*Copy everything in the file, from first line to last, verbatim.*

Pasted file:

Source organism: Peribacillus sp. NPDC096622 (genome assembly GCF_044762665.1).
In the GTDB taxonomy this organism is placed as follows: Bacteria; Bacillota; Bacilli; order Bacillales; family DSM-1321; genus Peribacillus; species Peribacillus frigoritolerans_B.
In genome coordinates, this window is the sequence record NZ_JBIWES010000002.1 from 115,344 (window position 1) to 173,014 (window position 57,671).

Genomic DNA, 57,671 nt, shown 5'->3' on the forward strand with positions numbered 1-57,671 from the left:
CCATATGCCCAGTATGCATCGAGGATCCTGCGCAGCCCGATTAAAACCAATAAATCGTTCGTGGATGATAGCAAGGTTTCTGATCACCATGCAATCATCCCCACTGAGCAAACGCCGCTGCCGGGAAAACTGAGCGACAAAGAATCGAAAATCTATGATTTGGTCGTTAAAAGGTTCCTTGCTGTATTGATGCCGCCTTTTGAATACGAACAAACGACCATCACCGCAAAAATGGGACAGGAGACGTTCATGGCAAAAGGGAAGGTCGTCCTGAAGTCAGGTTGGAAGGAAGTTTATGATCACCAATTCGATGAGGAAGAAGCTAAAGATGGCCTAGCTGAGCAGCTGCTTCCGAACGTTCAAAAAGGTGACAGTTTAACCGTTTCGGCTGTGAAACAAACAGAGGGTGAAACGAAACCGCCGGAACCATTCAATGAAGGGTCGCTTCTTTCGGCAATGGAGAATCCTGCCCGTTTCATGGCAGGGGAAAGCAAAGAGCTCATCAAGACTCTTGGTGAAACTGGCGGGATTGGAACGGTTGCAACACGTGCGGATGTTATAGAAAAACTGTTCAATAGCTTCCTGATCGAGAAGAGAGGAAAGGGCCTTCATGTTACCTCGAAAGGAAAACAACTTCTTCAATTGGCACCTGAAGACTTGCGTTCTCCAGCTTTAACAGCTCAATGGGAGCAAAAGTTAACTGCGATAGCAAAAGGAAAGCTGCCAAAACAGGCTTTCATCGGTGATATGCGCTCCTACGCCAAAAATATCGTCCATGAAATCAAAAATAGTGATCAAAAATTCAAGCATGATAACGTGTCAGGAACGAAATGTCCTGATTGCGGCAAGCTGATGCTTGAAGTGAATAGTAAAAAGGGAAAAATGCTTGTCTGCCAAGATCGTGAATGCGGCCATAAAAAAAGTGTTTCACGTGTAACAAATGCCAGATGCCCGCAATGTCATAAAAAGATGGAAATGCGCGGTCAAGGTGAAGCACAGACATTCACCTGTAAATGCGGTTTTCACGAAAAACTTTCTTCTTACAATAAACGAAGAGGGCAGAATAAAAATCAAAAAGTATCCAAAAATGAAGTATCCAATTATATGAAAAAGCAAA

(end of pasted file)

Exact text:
Source organism: Peribacillus sp. NPDC096622 (genome assembly GCF_044762665.1).
In the GTDB taxonomy this organism is placed as follows: Bacteria; Bacillota; Bacilli; order Bacillales; family DSM-1321; genus Peribacillus; species Peribacillus frigoritolerans_B.
In genome coordinates, this window is the sequence record NZ_JBIWES010000002.1 from 115,344 (window position 1) to 173,014 (window position 57,671).

Genomic DNA, 57,671 nt, shown 5'->3' on the forward strand with positions numbered 1-57,671 from the left:
CCATATGCCCAGTATGCATCGAGGATCCTGCGCAGCCCGATTAAAACCAATAAATCGTTCGTGGATGATAGCAAGGTTTCTGATCACCATGCAATCATCCCCACTGAGCAAACGCCGCTGCCGGGAAAACTGAGCGACAAAGAATCGAAAATCTATGATTTGGTCGTTAAAAGGTTCCTTGCTGTATTGATGCCGCCTTTTGAATACGAACAAACGACCATCACCGCAAAAATGGGACAGGAGACGTTCATGGCAAAAGGGAAGGTCGTCCTGAAGTCAGGTTGGAAGGAAGTTTATGATCACCAATTCGATGAGGAAGAAGCTAAAGATGGCCTAGCTGAGCAGCTGCTTCCGAACGTTCAAAAAGGTGACAGTTTAACCGTTTCGGCTGTGAAACAAACAGAGGGTGAAACGAAACCGCCGGAACCATTCAATGAAGGGTCGCTTCTTTCGGCAATGGAGAATCCTGCCCGTTTCATGGCAGGGGAAAGCAAAGAGCTCATCAAGACTCTTGGTGAAACTGGCGGGATTGGAACGGTTGCAACACGTGCGGATGTTATAGAAAAACTGTTCAATAGCTTCCTGATCGAGAAGAGAGGAAAGGGCCTTCATGTTACCTCGAAAGGAAAACAACTTCTTCAATTGGCACCTGAAGACTTGCGTTCTCCAGCTTTAACAGCTCAATGGGAGCAAAAGTTAACTGCGATAGCAAAAGGAAAGCTGCCAAAACAGGCTTTCATCGGTGATATGCGCTCCTACGCCAAAAATATCGTCCATGAAATCAAAAATAGTGATCAAAAATTCAAGCATGATAACGTGTCAGGAACGAAATGTCCTGATTGCGGCAAGCTGATGCTTGAAGTGAATAGTAAAAAGGGAAAAATGCTTGTCTGCCAAGATCGTGAATGCGGCCATAAAAAAAGTGTTTCACGTGTAACAAATGCCAGATGCCCGCAATGTCATAAAAAGATGGAAATGCGCGGTCAAGGTGAAGCACAGACATTCACCTGTAAATGCGGTTTTCACGAAAAACTTTCTTCTTACAATAAACGAAGAGGGCAGAATAAAAATCAAAAAGTATCCAAAAATGAAGTATCCAATTATATGAAAAAGCAAA